It is no wonder that the terrorist group ISIS is now calling itself the “Islamic State.” The group has fashioned a small army out of a mix of foreign and local fighters, established oil refining and trafficking operations, and even collects taxes.
Despite longstanding rumors that ISIS has foreign patrons in Gulf States such as Saudi Arabia, Kuwait and Qatar, there is precious little evidence that it ever depended on foreign largess. The group mostly brought in its own local funding even when it was down-and-out and in hiding after the U.S. troop surge of 2007 to 2009.
While there may be some foreign money flowing in to ISIS, stopping these transnational flows will not stymie the group. Whatever its international influences, ISIS raises most of its money from the territories it feeds off of, making the problem of beating back the group exceedingly difficult.
As part of my research at the RAND Corp., I have been examining ISIS' finances, management and organization, working with documents, manuals and ledgers created by ISIS and its predecessor organizations since late 2006. More recently, we have teamed with scholars from Princeton and Emory universities, and analysts from other organizations, to study more than 150 documents from 2005 to 2010. Drawing on this ongoing research, a number of conclusions can be reached.
Most important, ISIS raises much of its money just as a well-organized criminal gang would do. It smuggles, it extorts, it skims, it fences, it kidnaps and it shakes down. Although supposedly religiously inspired, its actions are more like those of an organized criminal cult. To borrow from mobster Salvatore (Sammy Bull) Gravano, members in ISIS don't get ahead just by being thugs — “at some point you have to learn to be a racketeer as well."
ISIS' most important revenue source right now is the smuggling of oil from the oil fields it controls in Syria and Iraq. It has been reported to control about a dozen oil fields along with several refineries. Estimates of revenue vary, but a range of $1 million to more than $2 million a day is reasonable.
To keep the oil flowing to direct buyers and through middlemen to markets in Syria, Iraq, Turkey and possibly even Iran, ISIS retains the technical workers at these oil operations, but replaces top management with its own people.
This is nothing new. Al Qaeda in Iraq, the pre-ISIS organization, was raising its money locally, mostly from theft, in 2005 and 2006, the peak of its power in Iraq's Anbar Province. Over a period of 11 months, only about 5% of Al Qaeda in Iraq revenues in Anbar came from donations. Later, from 2006 to 2009, the group's “Ministry of Oil” raised $2 billion with a smuggling operation based at the Bayji refinery in Iraq.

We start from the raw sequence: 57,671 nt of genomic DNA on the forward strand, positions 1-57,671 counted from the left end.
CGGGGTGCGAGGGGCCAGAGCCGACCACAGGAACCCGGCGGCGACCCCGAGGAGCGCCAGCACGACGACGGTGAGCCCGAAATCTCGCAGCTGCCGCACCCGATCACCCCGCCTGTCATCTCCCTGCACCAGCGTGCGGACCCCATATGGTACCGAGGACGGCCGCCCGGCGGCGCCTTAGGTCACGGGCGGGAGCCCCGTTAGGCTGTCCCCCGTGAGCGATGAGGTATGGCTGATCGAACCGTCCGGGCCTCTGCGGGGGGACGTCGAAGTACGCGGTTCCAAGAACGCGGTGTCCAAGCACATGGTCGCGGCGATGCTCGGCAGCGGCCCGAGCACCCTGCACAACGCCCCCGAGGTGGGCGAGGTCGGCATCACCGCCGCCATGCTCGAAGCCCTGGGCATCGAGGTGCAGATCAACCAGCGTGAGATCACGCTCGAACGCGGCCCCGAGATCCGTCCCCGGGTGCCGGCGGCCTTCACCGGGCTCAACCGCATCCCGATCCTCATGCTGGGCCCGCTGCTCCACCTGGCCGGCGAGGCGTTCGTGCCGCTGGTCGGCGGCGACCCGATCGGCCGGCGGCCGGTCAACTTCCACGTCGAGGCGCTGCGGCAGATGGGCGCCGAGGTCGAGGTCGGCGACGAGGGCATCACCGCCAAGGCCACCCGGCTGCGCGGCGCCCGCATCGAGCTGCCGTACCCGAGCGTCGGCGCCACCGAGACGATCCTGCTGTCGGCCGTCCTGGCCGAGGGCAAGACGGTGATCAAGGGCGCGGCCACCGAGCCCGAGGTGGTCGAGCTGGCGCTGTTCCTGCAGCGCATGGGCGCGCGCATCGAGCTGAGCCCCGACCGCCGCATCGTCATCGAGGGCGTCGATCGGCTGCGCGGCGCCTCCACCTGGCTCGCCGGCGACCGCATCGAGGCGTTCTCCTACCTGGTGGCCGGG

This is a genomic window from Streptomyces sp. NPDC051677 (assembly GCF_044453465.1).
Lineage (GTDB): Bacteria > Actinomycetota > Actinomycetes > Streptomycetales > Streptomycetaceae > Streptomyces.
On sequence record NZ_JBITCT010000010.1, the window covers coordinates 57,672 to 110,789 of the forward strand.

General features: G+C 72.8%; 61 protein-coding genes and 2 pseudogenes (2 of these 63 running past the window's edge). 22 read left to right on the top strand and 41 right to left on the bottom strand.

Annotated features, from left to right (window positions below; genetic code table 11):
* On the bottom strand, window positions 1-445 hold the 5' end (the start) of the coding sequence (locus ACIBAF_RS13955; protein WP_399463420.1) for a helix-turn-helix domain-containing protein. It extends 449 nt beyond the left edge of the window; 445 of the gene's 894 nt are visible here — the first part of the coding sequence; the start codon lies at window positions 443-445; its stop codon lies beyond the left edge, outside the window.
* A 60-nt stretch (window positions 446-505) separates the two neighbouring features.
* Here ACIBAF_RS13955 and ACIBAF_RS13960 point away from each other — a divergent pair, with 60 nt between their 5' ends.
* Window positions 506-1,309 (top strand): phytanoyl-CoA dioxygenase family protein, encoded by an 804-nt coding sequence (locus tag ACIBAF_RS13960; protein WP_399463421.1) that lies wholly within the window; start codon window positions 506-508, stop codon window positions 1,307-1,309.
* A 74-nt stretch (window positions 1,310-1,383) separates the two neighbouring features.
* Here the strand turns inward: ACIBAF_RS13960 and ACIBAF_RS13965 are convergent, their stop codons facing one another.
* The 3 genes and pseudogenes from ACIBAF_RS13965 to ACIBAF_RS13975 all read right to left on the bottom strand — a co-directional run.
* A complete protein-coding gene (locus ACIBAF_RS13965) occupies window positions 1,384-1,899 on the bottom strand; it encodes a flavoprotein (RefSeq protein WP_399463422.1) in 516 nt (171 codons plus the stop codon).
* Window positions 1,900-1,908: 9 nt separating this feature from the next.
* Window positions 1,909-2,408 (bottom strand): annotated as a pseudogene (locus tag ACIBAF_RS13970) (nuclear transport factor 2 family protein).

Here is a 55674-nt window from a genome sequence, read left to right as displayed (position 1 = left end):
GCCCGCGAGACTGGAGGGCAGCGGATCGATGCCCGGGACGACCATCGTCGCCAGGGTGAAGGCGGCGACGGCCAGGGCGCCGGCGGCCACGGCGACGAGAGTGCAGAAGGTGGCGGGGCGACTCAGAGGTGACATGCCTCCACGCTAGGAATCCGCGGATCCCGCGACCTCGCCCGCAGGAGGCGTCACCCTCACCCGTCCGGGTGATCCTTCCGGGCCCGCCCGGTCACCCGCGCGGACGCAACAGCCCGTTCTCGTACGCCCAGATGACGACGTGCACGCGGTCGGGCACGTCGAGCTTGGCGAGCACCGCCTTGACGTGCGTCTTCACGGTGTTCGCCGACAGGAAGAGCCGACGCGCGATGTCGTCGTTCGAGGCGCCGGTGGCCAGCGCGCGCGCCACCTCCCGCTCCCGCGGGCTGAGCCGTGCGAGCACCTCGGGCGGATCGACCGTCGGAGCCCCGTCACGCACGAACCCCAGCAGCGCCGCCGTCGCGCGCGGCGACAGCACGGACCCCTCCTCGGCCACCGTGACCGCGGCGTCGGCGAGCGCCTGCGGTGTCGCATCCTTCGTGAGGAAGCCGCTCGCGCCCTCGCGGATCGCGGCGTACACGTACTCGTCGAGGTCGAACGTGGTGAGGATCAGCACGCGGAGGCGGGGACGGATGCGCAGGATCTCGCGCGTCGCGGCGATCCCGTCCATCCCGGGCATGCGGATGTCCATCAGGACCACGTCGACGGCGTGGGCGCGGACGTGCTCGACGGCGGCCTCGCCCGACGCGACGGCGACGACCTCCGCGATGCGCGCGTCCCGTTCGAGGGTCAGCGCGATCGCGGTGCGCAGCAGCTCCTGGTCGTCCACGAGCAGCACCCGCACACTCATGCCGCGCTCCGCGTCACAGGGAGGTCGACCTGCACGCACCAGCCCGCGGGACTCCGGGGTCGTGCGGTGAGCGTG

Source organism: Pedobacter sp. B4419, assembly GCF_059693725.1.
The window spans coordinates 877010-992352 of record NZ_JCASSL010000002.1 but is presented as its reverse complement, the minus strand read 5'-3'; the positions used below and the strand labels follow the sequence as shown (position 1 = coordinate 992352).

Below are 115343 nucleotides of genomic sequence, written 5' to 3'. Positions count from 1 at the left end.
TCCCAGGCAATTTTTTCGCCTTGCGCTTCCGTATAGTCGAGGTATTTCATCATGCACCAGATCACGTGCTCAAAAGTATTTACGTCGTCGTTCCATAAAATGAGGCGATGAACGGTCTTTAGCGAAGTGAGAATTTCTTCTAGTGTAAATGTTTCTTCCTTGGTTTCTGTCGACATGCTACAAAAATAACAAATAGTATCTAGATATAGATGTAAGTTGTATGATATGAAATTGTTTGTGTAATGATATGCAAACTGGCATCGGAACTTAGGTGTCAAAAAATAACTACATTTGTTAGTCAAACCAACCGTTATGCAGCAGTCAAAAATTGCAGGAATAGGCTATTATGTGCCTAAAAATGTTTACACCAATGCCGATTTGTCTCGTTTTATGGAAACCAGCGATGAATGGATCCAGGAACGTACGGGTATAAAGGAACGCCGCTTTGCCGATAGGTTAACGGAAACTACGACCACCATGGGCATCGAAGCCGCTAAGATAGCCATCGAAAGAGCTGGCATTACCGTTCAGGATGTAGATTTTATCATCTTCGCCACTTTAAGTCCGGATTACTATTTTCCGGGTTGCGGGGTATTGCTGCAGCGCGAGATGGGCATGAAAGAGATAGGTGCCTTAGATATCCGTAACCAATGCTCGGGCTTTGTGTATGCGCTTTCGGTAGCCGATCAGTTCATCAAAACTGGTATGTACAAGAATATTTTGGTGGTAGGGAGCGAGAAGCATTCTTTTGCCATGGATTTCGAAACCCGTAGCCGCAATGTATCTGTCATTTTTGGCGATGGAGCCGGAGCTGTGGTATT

So ISIS is a formidable fund-raiser. To its disadvantage, the group is also a formidable spender. It pays regular salaries to members based on family size and even has promised to maintain those payments if the member is killed or captured. When casualties are high, this can mean high personnel costs relative to active manpower.
It also pays rent for some members and medical expenses, maintains safehouses and has to buy weapons and other equipment. As a cash-based organization, it also has to guard against internal corruption, which is documented in the group's own records.
Historically, ISIS' main outside revenue has come in small donations from supporters who have traveled to Iraq and Syria — in many instances as suicide bombers. And while donations from the Gulf countries may have been welcome additions, neutralizing donations from wealthy Gulf sources will have little effect today.
Countering ISIS demands a multiprong strategy, including battlefield victories, operations to kill or capture its senior leaders, operations to shut down oil smuggling and other sources of finance, and even information operations to make clear to the people in Iraq and Syria exactly who ISIS is and the kind of dystopian society it stands for.
Over the longer term, destroying the group will require governments in Iraq and Syria that to some degree have the consent of the governed and that are viewed as legitimate enough by the residents of those countries.
Although Gulf-based finances have played little role in the recent rise of ISIS, there is considerable room for speculating on their role in planting the roots of ISIS' ideology. Combating that will take a longer-term effort, but an effort that must come in large part from the Gulf countries themselves.
Howard Shatz is a senior economist at the nonprofit, nonpartisan RAND Corp.
This commentary originally appeared in New York Daily News on September 8, 2014.